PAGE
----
Lipids were extracted from cells of Pseudomonas aeruginosa grown on a pure hydrocarbon (tridecane), mixed hydrocarbons (JP-4 jet fuel), and on Trypticase Soy Broth. Total lipids produced from each substrate represented from 7.1 to 8.2% of cellular dry weight, of which 5.0 to 6.4% were obtained before cellular hydrolysis (free lipids) and 1.7 to 2.0% were extracted after cellular hydrolysis (bound lipids). Free lipids from cells grown on each medium were separated into four fractions by thin-layer chromatography. All fractions were present in cells from each type of medium, and the “neutral fraction” constituted the largest fraction. The fatty acid composition of free lipids was determined by gas-liquid chromatography. Cells grown on each medium contained saturated and unsaturated C14 to C20 fatty acids. Trace amounts of C13 fatty acids were found in tridecane-grown cells. Saturated C16 and C18 were the major acids present in all cells. Quantitative differences were found in fatty acids produced on the three media, but specific correlations between substrate carbon sources and fatty acid content of cells were not evident. Tridecane-grown cells contained only traces of C13 acid and small amounts of C15 and C17 acids, suggesting that the organism's fatty acids were derived from de novo synthesis rather than by direct incorporation of the hydrocarbon. PMID:4976464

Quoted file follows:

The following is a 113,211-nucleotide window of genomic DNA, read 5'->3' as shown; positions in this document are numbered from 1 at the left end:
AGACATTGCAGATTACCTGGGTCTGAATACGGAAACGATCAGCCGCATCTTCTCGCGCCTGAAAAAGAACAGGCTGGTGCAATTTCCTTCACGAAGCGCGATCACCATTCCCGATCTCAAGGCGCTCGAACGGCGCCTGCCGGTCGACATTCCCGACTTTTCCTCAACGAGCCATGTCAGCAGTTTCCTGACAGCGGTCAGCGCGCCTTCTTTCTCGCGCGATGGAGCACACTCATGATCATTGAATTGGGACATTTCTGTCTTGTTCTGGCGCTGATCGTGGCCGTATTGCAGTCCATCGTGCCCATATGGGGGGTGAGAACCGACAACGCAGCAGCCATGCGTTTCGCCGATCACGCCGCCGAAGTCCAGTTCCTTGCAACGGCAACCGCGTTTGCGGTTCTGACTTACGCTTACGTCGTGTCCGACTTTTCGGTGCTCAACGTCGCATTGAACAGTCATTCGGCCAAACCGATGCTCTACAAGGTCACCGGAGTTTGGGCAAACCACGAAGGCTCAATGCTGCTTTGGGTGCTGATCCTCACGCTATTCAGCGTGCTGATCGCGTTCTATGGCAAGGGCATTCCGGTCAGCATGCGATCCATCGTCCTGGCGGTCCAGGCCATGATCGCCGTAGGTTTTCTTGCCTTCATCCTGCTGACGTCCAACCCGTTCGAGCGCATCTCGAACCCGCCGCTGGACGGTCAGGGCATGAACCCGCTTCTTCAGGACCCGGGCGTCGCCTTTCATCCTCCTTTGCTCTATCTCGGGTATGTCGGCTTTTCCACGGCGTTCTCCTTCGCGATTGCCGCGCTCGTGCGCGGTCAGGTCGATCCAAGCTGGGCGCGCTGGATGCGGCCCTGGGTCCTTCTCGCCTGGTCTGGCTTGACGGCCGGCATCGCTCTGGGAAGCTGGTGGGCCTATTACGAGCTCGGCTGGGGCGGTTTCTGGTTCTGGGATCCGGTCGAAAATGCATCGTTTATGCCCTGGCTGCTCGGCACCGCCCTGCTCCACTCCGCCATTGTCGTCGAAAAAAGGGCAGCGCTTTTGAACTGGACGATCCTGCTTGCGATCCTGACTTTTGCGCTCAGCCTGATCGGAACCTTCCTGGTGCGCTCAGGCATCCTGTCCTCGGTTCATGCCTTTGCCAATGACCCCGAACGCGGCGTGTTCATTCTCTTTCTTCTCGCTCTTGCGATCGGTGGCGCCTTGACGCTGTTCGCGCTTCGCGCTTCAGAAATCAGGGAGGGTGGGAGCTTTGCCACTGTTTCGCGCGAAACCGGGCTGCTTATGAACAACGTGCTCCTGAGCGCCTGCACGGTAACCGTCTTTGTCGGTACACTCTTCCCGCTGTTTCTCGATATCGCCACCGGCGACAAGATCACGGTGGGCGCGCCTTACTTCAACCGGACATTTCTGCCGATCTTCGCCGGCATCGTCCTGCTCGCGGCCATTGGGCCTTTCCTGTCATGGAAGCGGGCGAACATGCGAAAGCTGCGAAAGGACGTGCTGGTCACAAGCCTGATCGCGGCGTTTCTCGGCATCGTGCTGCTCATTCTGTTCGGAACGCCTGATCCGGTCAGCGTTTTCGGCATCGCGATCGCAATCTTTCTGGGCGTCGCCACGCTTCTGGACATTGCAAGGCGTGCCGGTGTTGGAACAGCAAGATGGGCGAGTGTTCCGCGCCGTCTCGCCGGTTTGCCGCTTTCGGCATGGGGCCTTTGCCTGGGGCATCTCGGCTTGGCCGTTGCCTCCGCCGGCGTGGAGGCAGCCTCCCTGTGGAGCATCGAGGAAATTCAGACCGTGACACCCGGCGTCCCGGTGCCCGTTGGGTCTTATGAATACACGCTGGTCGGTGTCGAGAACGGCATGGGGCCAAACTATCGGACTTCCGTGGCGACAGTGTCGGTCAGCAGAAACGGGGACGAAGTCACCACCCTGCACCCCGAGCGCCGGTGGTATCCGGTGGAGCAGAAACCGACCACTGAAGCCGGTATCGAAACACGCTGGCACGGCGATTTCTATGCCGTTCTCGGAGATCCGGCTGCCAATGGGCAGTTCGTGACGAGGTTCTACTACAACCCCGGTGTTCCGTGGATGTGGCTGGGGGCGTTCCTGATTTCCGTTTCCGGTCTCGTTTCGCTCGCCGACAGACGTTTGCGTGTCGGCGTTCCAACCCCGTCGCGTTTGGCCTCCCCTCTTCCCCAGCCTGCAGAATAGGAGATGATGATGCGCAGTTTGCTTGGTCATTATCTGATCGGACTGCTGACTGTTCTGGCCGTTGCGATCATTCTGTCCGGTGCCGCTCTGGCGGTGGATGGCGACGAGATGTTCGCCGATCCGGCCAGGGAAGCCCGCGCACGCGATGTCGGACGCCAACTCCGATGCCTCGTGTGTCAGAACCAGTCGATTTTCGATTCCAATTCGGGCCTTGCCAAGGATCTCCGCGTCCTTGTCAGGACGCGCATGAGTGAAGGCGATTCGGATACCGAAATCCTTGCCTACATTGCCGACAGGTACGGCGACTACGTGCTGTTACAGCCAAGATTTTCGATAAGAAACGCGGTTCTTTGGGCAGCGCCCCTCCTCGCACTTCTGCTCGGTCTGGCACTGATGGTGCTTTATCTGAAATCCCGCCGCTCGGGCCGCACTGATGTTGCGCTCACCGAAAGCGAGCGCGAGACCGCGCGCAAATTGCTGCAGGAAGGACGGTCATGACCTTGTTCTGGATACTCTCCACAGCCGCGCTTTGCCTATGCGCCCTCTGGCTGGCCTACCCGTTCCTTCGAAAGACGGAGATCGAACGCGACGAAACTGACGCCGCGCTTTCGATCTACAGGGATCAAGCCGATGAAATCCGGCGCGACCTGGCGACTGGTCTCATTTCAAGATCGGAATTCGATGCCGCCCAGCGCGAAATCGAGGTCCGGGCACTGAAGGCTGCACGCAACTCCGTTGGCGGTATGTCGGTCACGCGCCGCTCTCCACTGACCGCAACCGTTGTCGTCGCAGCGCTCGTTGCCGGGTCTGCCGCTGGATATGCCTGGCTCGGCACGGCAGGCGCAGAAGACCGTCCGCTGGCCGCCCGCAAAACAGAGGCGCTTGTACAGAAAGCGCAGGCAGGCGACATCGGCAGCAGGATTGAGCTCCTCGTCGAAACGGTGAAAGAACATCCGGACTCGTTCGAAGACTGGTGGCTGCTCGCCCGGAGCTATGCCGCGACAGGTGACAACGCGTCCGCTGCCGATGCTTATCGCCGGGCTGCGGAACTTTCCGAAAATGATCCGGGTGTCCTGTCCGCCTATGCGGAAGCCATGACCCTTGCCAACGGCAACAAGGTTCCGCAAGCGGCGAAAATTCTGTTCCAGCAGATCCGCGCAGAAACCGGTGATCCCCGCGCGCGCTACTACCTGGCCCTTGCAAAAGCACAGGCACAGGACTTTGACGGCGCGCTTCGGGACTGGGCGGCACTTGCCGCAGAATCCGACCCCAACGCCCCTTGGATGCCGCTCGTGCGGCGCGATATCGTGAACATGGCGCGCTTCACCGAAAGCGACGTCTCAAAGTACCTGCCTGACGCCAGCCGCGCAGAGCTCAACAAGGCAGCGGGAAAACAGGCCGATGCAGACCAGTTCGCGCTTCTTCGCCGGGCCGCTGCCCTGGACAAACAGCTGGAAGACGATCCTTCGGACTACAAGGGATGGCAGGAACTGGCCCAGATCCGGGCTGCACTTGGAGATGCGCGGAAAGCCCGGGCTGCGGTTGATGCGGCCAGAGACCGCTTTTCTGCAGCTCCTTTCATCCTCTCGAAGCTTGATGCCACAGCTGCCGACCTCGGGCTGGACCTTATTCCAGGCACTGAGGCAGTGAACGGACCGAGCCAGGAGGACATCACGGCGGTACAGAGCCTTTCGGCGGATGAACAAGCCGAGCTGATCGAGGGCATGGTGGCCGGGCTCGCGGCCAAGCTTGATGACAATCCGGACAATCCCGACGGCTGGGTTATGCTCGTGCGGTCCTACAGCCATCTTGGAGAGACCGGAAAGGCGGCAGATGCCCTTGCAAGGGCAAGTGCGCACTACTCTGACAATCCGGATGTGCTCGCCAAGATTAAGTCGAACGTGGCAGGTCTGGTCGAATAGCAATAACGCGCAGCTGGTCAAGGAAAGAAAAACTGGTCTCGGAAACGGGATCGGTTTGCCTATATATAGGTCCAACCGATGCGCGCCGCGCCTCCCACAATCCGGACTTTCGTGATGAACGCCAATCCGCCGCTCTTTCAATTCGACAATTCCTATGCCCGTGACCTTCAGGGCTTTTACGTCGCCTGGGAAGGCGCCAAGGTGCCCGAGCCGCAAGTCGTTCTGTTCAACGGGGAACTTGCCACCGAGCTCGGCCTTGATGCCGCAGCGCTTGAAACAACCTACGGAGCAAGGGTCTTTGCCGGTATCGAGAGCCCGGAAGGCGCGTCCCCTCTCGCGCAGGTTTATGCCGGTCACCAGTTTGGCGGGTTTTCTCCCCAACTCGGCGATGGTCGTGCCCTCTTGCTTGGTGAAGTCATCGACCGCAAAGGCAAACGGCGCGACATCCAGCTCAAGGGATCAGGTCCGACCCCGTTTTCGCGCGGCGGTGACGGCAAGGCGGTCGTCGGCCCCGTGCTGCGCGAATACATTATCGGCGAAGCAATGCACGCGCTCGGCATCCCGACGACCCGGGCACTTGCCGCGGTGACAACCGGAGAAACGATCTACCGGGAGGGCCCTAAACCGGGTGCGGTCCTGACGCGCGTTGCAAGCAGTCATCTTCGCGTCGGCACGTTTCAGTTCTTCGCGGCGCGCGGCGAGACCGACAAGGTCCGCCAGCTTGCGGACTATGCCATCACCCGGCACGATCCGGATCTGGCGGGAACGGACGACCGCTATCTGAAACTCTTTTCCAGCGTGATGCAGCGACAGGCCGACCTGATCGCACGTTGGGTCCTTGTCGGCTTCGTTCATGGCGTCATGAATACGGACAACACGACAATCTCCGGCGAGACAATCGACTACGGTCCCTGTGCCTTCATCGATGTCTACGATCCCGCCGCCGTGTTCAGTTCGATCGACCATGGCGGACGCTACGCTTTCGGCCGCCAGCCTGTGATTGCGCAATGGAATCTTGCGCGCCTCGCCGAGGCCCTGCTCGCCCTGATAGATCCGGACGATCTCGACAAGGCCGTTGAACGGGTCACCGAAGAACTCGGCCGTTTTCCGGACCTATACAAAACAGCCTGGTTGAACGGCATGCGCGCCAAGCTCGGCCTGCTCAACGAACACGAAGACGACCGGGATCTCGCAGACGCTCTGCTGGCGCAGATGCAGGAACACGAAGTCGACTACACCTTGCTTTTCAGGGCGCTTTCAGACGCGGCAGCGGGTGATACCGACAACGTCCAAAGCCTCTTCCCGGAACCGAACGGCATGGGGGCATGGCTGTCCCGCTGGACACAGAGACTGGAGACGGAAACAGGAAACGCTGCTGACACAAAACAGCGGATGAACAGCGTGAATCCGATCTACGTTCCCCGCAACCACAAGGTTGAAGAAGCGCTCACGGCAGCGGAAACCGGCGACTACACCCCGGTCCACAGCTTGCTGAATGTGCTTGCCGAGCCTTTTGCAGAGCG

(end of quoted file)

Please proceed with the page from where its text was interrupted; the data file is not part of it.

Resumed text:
Edmonds, Paul; Cooney, J. J.

1969-01-01

66

Use of cyanobacterial gas vesicles as oxygen carriers in cell culture  

Microsoft Academic Search

The gas vesicles isolated from the cells of filamentous cyanobacterium Anabaena flos-aquae were treated and sterilized with glutaraldehyde and then evaluated for their effectiveness as gas carriers in cell culture.\\u000a Anchorage-dependent Vero cells were grown in a packed bed of microcarrier beads under the perfusion of Dulbecco’s Modified\\u000a Eagle’s Medium with 1% serum. The culture medium supplemented with 1.8% (v\\/v)

Anand Sundararajan; Lu-Kwang Ju

2006-01-01

67

Comparison of saftey and immunogenicity of purified chick embryo cell rabies vaccine (PCECV) and purified vero cell rabies vaccine (PVRV) using the Thai Red Cross intradermal regimen at a dose of 0.1 ML.  

PubMed